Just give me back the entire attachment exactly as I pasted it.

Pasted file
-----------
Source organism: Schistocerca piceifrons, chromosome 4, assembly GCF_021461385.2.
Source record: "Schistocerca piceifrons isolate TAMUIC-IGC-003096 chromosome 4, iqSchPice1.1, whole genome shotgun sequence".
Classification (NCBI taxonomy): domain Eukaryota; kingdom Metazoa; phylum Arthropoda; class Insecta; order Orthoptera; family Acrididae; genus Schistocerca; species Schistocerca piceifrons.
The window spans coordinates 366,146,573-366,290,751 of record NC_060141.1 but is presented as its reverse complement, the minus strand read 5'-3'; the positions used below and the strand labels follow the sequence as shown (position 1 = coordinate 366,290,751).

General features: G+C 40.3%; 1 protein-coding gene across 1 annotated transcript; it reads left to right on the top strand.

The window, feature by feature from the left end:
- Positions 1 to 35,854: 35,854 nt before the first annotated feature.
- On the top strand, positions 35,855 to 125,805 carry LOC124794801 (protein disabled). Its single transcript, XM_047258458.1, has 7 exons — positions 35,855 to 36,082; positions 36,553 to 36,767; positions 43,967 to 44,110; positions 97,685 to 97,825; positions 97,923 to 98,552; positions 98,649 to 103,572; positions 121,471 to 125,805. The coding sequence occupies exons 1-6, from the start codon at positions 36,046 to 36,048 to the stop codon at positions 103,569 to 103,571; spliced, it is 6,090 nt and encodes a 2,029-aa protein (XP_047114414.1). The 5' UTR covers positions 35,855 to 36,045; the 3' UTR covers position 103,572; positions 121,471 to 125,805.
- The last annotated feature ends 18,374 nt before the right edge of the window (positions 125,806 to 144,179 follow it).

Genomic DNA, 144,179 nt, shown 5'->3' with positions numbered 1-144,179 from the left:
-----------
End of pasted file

Source organism: Schistocerca piceifrons, chromosome 4, assembly GCF_021461385.2.
Source record: "Schistocerca piceifrons isolate TAMUIC-IGC-003096 chromosome 4, iqSchPice1.1, whole genome shotgun sequence".
Classification (NCBI taxonomy): domain Eukaryota; kingdom Metazoa; phylum Arthropoda; class Insecta; order Orthoptera; family Acrididae; genus Schistocerca; species Schistocerca piceifrons.
The window spans coordinates 366,146,573-366,290,751 of record NC_060141.1 but is presented as its reverse complement, the minus strand read 5'-3'; the positions used below and the strand labels follow the sequence as shown (position 1 = coordinate 366,290,751).

General features: G+C 40.3%; 1 protein-coding gene across 1 annotated transcript; it reads left to right on the top strand.

The window, feature by feature from the left end:
- Positions 1 to 35,854: 35,854 nt before the first annotated feature.
- On the top strand, positions 35,855 to 125,805 carry LOC124794801 (protein disabled). Its single transcript, XM_047258458.1, has 7 exons — positions 35,855 to 36,082; positions 36,553 to 36,767; positions 43,967 to 44,110; positions 97,685 to 97,825; positions 97,923 to 98,552; positions 98,649 to 103,572; positions 121,471 to 125,805. The coding sequence occupies exons 1-6, from the start codon at positions 36,046 to 36,048 to the stop codon at positions 103,569 to 103,571; spliced, it is 6,090 nt and encodes a 2,029-aa protein (XP_047114414.1). The 5' UTR covers positions 35,855 to 36,045; the 3' UTR covers position 103,572; positions 121,471 to 125,805.
- The last annotated feature ends 18,374 nt before the right edge of the window (positions 125,806 to 144,179 follow it).

Genomic DNA, 144,179 nt, shown 5'->3' with positions numbered 1-144,179 from the left: